Monday, October 24, 2011


I have one of the new iPad touch-screen portable computer-like devices. It's what I'm reading my comics on now.

But I'm also using it for other applications, including watching videos/movies. High on my list of early purchase (right after the Filmation cartoons of Aquaman, Swift and Powerful Monarch of the Ocean) were the Fleischer Superman cartoons. If you've never seen them... well, do; they are still astonishing today, and even more astonishing when you remember when and how they were made.

Entirely aside from being masterpieces of the art of animation, the Fleischer cartoons had an enormous impact in cementing much of the Superman mythos in the public mind (including the idea that Superman could actually fly, not just leap tall buildings in single bound, a transition that he made over the course of Fleischer series itself).

Superman does many amazing thing in the Fleischer cartoon. He fights lions, and robots, and Japanazis, oh my. He lifts heavy objects, he does moves quickly, and he withstands violent attacks by man, machine, and nature. But there is one thing he does not do (or hardly ever does, that I can tell)...


Granted, there's not a lot of talking in these cartoons at all. There's just enough palaver to set up the situations and for some lightly humorous/ironic epilogues with Clark and Lois. But once the fit hits the shan, Superman is all about ACTION. Superman has stuff to do, it's difficult stuff, and he has to do it fast. He has no time for chatter and no one really to chatter with any way. And it is bracing to see.

It makes for an interesting disjunct. Clark Kent is a man of words. He talks; he types. He's not cowardly, by any means, but while he's trying to talk his way around situations, Lois is stealing his press pass, jumping into robot's backs, and slipping onto top secret aeroplanes.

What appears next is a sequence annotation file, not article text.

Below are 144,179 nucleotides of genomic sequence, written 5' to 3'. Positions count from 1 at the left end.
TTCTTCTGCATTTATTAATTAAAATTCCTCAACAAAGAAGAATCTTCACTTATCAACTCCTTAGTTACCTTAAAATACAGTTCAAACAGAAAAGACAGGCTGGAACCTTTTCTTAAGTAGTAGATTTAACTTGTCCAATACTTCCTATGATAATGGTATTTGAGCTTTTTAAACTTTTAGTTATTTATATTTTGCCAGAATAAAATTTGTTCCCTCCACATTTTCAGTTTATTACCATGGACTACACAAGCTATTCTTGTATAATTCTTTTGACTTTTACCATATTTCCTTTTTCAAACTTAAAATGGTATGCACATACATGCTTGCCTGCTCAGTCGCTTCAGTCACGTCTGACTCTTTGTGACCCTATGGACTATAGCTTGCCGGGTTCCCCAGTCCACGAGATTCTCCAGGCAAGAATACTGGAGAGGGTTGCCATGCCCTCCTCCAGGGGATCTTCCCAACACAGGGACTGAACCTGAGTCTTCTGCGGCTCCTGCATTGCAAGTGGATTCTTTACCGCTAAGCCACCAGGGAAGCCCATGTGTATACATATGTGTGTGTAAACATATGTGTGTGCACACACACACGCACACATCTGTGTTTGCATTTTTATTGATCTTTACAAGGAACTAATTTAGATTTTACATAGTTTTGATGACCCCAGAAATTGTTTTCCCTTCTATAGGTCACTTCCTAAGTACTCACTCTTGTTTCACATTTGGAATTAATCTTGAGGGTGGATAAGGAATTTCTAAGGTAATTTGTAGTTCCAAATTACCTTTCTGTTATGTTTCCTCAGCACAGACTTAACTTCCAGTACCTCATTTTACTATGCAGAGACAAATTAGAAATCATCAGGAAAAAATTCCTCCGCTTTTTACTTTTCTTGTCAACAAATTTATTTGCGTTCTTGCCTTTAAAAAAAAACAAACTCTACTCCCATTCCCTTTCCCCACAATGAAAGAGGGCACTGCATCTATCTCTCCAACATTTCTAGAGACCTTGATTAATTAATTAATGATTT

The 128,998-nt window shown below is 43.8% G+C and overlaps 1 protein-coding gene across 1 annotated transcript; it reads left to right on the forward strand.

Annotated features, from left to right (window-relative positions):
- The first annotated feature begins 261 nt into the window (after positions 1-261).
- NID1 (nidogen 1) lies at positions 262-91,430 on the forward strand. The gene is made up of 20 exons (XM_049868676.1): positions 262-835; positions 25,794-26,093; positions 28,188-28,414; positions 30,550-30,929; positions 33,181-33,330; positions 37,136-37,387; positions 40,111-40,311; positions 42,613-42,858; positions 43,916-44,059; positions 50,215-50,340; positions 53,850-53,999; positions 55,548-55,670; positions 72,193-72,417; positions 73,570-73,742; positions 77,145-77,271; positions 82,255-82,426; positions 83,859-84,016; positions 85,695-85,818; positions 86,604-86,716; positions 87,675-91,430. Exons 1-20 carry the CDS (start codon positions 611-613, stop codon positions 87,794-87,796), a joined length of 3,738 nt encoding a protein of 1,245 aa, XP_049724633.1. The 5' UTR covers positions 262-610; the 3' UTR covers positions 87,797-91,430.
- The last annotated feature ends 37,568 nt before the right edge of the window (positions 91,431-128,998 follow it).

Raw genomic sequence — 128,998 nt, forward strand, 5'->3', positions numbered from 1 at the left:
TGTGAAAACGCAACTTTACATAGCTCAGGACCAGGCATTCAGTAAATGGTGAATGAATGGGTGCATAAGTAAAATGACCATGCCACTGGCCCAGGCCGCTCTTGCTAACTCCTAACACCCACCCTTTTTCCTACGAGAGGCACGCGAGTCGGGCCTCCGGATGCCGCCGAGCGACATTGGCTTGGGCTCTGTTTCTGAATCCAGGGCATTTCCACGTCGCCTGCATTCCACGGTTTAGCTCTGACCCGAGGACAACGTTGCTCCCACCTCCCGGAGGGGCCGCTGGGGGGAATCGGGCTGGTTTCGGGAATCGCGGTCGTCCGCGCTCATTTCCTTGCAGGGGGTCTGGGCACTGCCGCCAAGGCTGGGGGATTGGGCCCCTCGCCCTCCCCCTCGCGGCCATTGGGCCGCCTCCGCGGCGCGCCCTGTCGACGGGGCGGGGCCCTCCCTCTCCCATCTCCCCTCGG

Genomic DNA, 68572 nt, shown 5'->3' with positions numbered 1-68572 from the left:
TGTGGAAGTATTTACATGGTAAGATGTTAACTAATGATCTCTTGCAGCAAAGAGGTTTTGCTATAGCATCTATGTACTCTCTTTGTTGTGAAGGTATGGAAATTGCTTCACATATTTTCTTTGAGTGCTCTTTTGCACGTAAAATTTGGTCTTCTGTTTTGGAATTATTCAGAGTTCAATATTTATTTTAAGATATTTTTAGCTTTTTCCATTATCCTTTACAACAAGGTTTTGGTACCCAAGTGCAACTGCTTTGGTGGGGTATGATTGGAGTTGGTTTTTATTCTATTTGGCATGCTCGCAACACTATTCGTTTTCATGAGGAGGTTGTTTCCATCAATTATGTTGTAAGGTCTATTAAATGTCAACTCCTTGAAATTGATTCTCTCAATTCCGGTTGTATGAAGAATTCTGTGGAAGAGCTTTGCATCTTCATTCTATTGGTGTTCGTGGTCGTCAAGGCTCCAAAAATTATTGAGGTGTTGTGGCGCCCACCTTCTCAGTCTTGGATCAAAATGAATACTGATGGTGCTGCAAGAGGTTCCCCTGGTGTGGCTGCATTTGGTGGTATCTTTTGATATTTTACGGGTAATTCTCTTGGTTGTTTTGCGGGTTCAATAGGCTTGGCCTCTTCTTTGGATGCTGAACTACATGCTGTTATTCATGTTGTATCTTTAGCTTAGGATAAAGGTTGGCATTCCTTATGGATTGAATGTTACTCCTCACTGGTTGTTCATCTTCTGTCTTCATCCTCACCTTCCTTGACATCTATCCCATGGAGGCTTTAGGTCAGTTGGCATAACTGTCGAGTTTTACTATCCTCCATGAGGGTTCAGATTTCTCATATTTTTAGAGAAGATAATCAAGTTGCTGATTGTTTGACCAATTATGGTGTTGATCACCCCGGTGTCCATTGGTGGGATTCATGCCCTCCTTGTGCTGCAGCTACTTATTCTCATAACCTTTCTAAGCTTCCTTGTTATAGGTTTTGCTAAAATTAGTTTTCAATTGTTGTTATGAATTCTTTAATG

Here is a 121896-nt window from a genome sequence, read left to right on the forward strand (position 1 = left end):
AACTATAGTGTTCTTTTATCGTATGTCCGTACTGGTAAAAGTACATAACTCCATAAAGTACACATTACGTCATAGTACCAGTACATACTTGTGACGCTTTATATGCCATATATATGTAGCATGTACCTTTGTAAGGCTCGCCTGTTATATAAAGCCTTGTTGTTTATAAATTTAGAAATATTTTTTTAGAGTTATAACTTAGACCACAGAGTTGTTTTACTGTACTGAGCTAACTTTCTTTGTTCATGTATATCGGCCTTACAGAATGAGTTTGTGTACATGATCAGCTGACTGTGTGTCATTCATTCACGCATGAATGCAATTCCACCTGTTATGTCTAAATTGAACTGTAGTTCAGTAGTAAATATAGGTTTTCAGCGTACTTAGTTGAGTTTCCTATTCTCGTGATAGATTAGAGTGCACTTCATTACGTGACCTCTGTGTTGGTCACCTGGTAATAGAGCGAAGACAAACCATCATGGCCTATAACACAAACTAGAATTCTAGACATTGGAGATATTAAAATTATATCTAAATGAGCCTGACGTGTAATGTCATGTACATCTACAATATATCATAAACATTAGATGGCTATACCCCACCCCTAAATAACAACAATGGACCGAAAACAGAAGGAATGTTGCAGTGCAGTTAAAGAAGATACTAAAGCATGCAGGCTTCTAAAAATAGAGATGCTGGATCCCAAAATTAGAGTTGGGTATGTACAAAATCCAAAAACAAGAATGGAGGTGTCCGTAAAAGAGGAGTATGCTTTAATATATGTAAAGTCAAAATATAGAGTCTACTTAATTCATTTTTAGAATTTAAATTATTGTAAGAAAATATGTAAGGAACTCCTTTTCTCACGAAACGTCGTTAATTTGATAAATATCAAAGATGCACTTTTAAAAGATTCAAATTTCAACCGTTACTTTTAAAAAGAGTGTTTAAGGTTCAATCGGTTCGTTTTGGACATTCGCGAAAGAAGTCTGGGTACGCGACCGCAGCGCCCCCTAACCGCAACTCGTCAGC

Superman, on the other hand, does not talk. It's nearly definitional: if the situation is dire enough for Superman to go in to action, there is no time or opportunity for talking and talking won't do any good any way.

It's an interesting and refreshingly simple approach. I'd like to see in tried in comic books. I'd like to read at least a year's worth of Superman/Action comics where Superman gives no monologues, be they inner (those are for supporting characters) or outer (those are for villians), engages in no dialog (if you want an interview, talk to Clark Kent), and just... DOES stuff.

I'd buy that for a year. Would you?


Anonymous said...

I don't know, that means abandoning useful storytelling techniques and limiting Superman to fights that are easily explained with just physical action. Seems a bit like trying to tell stories without using the letter "j" -- occasionally fun but I'd hate to commit to it.

You might want to dig up some old "Warlord" comics with Mike Grell art; there's always at least one sequence that is told wordlessly. Also, it's Mike Grell art.

Nathan Hall said...

I'd enjoy seeing Superman doing more in WWII times. No moral ambiguity, just dead Japanzais. No one lecturing him for not spotting her husband's brain tumor, HE'S FIGHTING HITLER, DAMMIT! That's right, just good ol' fashioned heroic populism, like what made him popular the first time. Tikkun Olam like it was in grandpa's day.

Also, Fleischer's animation is surprisingly smooth and quite vivid, even in today's digital age.

Bryan L said...

The Fleischer animation is quite wonderful. Is this the first time you're seeing it, Scipio? 'Cause there have been dirt-cheap DVDs floating around forever. I bought the full set un-bowdlerized (is that a word?)for less than $10, as I recall.

Your observations do intrigue me. I vastly prefer Superman when Clark is a person and Superman is just a -- tool, if you will.

Scipio said...

Oh, no, I owned them on VHS tapes, if you remember what those are. But I only had the bowdlerized versions.

dan said...

At $4 apiece, I want writing. I want feel like I've just read something.

Comics with action and few words read too thin, leaving me feel like I'm not getting my money's worth.

And I felt that way even when they were a dollar. I feel quadruple that when they're four dollars.